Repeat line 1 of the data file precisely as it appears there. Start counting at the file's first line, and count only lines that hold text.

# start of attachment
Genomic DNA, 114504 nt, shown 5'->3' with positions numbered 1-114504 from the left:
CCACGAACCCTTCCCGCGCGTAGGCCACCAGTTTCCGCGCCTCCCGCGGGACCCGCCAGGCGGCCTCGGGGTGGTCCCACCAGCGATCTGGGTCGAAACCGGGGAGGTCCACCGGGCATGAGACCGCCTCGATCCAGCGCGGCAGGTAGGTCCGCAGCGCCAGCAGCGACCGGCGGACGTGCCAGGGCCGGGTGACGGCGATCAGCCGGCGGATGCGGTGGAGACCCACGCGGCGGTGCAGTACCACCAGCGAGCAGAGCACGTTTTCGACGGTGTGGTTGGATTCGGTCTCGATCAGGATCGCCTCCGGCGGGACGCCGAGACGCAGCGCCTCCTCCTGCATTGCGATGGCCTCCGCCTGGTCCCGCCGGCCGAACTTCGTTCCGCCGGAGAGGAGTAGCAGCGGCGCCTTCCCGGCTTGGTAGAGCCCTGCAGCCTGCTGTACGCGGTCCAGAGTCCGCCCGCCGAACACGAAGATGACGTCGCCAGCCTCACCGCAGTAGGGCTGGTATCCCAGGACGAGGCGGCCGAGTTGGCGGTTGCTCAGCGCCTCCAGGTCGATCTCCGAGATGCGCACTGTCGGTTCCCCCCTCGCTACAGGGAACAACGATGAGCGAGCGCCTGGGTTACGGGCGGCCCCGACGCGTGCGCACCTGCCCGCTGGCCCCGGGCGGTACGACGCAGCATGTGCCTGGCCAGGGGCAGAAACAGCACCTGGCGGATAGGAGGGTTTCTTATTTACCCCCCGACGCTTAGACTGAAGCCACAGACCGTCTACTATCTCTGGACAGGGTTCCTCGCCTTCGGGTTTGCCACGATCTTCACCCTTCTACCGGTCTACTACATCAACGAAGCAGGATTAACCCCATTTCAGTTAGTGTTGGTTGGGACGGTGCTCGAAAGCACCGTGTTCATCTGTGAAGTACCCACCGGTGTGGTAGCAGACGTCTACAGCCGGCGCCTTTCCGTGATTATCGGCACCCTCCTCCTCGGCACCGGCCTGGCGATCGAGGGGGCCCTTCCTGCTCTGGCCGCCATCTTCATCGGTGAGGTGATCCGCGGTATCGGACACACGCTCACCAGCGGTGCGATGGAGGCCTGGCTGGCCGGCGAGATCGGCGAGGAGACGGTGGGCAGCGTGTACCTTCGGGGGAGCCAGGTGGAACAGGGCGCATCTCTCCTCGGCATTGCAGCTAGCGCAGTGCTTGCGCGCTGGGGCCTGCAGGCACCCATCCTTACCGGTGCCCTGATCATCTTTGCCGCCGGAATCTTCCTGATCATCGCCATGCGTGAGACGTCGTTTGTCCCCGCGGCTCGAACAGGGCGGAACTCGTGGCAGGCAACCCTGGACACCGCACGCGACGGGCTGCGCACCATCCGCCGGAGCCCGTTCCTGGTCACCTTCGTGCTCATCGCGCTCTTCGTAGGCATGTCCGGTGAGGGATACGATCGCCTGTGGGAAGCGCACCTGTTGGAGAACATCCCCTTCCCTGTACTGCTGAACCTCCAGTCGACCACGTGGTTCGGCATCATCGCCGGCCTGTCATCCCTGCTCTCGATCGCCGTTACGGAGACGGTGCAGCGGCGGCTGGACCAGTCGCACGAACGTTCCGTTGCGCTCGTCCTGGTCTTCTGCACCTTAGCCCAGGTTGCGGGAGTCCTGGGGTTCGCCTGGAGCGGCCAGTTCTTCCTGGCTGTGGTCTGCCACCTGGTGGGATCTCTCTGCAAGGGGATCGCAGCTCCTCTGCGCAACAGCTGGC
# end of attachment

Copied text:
Genomic DNA, 114504 nt, shown 5'->3' with positions numbered 1-114504 from the left: